5 Steps for Setting Boundaries with Demanding Clients - Christine Kane

There is one fundamental truth that has served me (and my clients) immensely. It is this:

Setting boundaries with clients teaches people how to treat you.

So, what does that mean?

It means that it’s up to you to allow or not allow certain treatment.  It also means that you have to get clear about how you want to be treated.  It means that you have to take responsibility for writing your own Owner’s Manual, and hold yourself accountable for living by it.

In other words?

Stop blaming your clients (or anyone!) for not knowing your rules! Especially if you never enforce them yourself!

Here are five steps for setting boundaries with your clients.

1 – Get Clear About What’s Not Working with your clients.

This is an easy place to start.  Write down what’s NOT working with your clients or your team or even with YOU.  You’ll probably have some obvious starting points.  Here are a few examples:

– Clients calling at all hours of the night.

– Not adding on the extra hours for all the time I’m answering client emails.

– Flying coach when I travel.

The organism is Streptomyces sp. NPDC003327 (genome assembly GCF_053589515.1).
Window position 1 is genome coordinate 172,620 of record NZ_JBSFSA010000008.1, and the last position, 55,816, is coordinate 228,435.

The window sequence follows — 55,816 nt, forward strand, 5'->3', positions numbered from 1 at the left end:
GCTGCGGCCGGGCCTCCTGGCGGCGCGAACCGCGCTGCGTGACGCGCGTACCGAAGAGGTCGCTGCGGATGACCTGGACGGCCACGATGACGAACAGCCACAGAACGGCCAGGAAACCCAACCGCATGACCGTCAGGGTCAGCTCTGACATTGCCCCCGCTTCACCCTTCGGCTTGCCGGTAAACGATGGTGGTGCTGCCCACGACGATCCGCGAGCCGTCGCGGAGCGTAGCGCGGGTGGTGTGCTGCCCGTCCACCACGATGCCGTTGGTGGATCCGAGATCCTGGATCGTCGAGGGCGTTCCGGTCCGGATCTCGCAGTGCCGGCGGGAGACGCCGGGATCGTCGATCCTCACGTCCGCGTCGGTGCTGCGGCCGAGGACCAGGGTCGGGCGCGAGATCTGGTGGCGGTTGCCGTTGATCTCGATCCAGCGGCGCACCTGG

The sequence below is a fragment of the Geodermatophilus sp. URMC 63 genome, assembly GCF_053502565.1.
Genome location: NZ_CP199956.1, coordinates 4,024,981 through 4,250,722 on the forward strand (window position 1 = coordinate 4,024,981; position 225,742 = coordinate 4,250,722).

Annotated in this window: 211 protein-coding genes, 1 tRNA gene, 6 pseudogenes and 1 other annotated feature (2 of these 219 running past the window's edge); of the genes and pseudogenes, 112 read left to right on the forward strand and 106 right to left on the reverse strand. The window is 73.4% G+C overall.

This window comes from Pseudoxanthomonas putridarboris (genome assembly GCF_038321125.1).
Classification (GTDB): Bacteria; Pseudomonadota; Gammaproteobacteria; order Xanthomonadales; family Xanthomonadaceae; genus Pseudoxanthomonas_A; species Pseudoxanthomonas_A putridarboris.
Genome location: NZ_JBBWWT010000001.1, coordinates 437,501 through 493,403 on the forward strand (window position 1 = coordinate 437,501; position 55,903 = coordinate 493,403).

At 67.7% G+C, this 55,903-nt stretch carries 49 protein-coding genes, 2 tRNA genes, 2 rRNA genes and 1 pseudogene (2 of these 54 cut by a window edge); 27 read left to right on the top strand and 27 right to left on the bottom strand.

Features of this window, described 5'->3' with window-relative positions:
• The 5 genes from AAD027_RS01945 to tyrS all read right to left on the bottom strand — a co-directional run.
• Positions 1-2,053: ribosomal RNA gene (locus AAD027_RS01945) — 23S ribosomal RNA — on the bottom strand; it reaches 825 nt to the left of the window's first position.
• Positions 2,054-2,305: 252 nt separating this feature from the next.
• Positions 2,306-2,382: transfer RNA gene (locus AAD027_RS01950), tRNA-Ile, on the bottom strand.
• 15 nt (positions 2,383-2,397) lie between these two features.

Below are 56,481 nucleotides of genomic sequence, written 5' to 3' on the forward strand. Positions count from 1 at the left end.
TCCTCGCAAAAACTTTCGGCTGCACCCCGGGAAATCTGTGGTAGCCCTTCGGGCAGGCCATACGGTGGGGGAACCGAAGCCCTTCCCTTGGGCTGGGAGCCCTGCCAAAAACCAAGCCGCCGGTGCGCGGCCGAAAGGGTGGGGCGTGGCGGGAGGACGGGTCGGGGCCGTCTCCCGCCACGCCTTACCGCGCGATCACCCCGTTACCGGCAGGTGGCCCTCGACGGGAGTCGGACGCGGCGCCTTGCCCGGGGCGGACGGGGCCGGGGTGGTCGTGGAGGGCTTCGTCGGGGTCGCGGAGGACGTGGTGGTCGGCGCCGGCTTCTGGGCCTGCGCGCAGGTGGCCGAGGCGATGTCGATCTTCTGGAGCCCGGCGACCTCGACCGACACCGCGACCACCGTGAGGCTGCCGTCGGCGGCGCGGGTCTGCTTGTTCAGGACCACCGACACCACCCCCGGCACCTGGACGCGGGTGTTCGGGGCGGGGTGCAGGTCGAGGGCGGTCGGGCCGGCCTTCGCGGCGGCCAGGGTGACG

– Wasting time listening to team or clients gossip or complain.

2 – Turn Each Item Into a Business Standard.

Go through each item and turn it around. Make it a new standard. Create a “company policy.”

When you first got started in your business, it may have been fine to answer a few calls after hours. Hey, no big deal. You only had one or two clients. And you were excited to have them!

The problem is that, as you grew, you forgot to go back and create some standards or boundaries with demanding clients.  And you can no longer handle the chaos.

So, if you don’t want clients to call you at midnight, then what time do you stop taking calls?   If you don’t want to fly coach, then can you make it a company standard that you always fly first class?

3 – Share with your clients.

Share your new standards with your clients or team. Make sure you do this from a centered, proactive place.  Not when you’re in a highly charged situation.